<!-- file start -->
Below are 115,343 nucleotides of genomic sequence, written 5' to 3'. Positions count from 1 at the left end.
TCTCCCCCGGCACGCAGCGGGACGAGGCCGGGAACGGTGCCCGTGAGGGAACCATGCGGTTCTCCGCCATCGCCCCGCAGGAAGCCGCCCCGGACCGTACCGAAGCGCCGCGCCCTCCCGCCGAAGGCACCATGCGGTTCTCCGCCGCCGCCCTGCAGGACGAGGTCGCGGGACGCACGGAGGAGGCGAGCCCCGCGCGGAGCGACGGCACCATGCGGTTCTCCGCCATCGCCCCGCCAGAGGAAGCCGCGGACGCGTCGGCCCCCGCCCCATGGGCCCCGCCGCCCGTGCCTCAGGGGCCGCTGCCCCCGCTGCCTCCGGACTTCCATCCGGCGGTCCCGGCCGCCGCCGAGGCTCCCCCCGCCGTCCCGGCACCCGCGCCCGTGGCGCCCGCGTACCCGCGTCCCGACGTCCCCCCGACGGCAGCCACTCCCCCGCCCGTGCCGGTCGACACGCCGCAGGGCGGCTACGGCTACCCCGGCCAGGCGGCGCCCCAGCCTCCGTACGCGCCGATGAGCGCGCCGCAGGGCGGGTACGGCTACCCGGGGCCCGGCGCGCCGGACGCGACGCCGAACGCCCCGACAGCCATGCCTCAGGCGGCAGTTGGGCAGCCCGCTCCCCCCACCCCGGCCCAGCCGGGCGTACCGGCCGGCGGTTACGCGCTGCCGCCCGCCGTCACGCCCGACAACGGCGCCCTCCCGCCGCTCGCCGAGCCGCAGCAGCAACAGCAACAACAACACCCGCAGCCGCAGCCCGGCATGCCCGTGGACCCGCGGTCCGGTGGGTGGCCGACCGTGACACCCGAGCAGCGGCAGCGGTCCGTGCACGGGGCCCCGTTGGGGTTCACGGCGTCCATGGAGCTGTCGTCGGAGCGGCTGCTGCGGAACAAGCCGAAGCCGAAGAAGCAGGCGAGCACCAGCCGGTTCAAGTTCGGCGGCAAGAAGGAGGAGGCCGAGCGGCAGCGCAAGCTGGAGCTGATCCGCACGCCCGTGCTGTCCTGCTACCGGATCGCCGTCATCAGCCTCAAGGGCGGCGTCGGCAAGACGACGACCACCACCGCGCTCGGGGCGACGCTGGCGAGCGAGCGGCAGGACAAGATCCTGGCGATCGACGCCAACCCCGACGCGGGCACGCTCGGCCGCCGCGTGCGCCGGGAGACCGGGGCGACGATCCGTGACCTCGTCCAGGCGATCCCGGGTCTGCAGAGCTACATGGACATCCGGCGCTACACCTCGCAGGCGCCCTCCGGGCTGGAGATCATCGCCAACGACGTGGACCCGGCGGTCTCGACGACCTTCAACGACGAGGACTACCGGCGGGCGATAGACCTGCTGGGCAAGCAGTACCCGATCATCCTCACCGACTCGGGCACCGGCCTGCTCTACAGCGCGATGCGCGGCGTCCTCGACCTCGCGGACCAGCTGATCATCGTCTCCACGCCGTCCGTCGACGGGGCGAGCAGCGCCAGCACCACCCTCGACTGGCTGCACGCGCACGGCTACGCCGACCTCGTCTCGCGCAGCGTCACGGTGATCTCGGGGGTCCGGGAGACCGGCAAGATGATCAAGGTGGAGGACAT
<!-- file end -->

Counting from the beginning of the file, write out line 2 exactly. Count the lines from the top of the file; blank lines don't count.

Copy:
TCTCCCCCGGCACGCAGCGGGACGAGGCCGGGAACGGTGCCCGTGAGGGAACCATGCGGTTCTCCGCCATCGCCCCGCAGGAAGCCGCCCCGGACCGTACCGAAGCGCCGCGCCCTCCCGCCGAAGGCACCATGCGGTTCTCCGCCGCCGCCCTGCAGGACGAGGTCGCGGGACGCACGGAGGAGGCGAGCCCCGCGCGGAGCGACGGCACCATGCGGTTCTCCGCCATCGCCCCGCCAGAGGAAGCCGCGGACGCGTCGGCCCCCGCCCCATGGGCCCCGCCGCCCGTGCCTCAGGGGCCGCTGCCCCCGCTGCCTCCGGACTTCCATCCGGCGGTCCCGGCCGCCGCCGAGGCTCCCCCCGCCGTCCCGGCACCCGCGCCCGTGGCGCCCGCGTACCCGCGTCCCGACGTCCCCCCGACGGCAGCCACTCCCCCGCCCGTGCCGGTCGACACGCCGCAGGGCGGCTACGGCTACCCCGGCCAGGCGGCGCCCCAGCCTCCGTACGCGCCGATGAGCGCGCCGCAGGGCGGGTACGGCTACCCGGGGCCCGGCGCGCCGGACGCGACGCCGAACGCCCCGACAGCCATGCCTCAGGCGGCAGTTGGGCAGCCCGCTCCCCCCACCCCGGCCCAGCCGGGCGTACCGGCCGGCGGTTACGCGCTGCCGCCCGCCGTCACGCCCGACAACGGCGCCCTCCCGCCGCTCGCCGAGCCGCAGCAGCAACAGCAACAACAACACCCGCAGCCGCAGCCCGGCATGCCCGTGGACCCGCGGTCCGGTGGGTGGCCGACCGTGACACCCGAGCAGCGGCAGCGGTCCGTGCACGGGGCCCCGTTGGGGTTCACGGCGTCCATGGAGCTGTCGTCGGAGCGGCTGCTGCGGAACAAGCCGAAGCCGAAGAAGCAGGCGAGCACCAGCCGGTTCAAGTTCGGCGGCAAGAAGGAGGAGGCCGAGCGGCAGCGCAAGCTGGAGCTGATCCGCACGCCCGTGCTGTCCTGCTACCGGATCGCCGTCATCAGCCTCAAGGGCGGCGTCGGCAAGACGACGACCACCACCGCGCTCGGGGCGACGCTGGCGAGCGAGCGGCAGGACAAGATCCTGGCGATCGACGCCAACCCCGACGCGGGCACGCTCGGCCGCCGCGTGCGCCGGGAGACCGGGGCGACGATCCGTGACCTCGTCCAGGCGATCCCGGGTCTGCAGAGCTACATGGACATCCGGCGCTACACCTCGCAGGCGCCCTCCGGGCTGGAGATCATCGCCAACGACGTGGACCCGGCGGTCTCGACGACCTTCAACGACGAGGACTACCGGCGGGCGATAGACCTGCTGGGCAAGCAGTACCCGATCATCCTCACCGACTCGGGCACCGGCCTGCTCTACAGCGCGATGCGCGGCGTCCTCGACCTCGCGGACCAGCTGATCATCGTCTCCACGCCGTCCGTCGACGGGGCGAGCAGCGCCAGCACCACCCTCGACTGGCTGCACGCGCACGGCTACGCCGACCTCGTCTCGCGCAGCGTCACGGTGATCTCGGGGGTCCGGGAGACCGGCAAGATGATCAAGGTGGAGGACAT